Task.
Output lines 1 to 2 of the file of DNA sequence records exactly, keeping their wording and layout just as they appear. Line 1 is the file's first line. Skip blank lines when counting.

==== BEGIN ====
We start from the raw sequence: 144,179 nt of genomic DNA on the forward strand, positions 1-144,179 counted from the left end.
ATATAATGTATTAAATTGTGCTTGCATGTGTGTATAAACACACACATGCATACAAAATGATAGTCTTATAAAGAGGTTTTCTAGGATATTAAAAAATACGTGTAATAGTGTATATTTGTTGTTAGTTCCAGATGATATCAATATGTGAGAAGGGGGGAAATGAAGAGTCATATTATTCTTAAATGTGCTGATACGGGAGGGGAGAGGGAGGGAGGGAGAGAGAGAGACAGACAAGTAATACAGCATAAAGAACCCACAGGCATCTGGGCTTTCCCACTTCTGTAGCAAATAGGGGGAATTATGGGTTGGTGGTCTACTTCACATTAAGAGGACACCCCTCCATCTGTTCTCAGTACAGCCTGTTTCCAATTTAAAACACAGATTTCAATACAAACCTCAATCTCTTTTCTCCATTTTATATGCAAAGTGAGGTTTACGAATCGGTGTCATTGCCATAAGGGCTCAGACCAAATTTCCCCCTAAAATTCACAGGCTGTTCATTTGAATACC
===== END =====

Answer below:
We start from the raw sequence: 144,179 nt of genomic DNA on the forward strand, positions 1-144,179 counted from the left end.
ATATAATGTATTAAATTGTGCTTGCATGTGTGTATAAACACACACATGCATACAAAATGATAGTCTTATAAAGAGGTTTTCTAGGATATTAAAAAATACGTGTAATAGTGTATATTTGTTGTTAGTTCCAGATGATATCAATATGTGAGAAGGGGGGAAATGAAGAGTCATATTATTCTTAAATGTGCTGATACGGGAGGGGAGAGGGAGGGAGGGAGAGAGAGAGACAGACAAGTAATACAGCATAAAGAACCCACAGGCATCTGGGCTTTCCCACTTCTGTAGCAAATAGGGGGAATTATGGGTTGGTGGTCTACTTCACATTAAGAGGACACCCCTCCATCTGTTCTCAGTACAGCCTGTTTCCAATTTAAAACACAGATTTCAATACAAACCTCAATCTCTTTTCTCCATTTTATATGCAAAGTGAGGTTTACGAATCGGTGTCATTGCCATAAGGGCTCAGACCAAATTTCCCCCTAAAATTCACAGGCTGTTCATTTGAATACC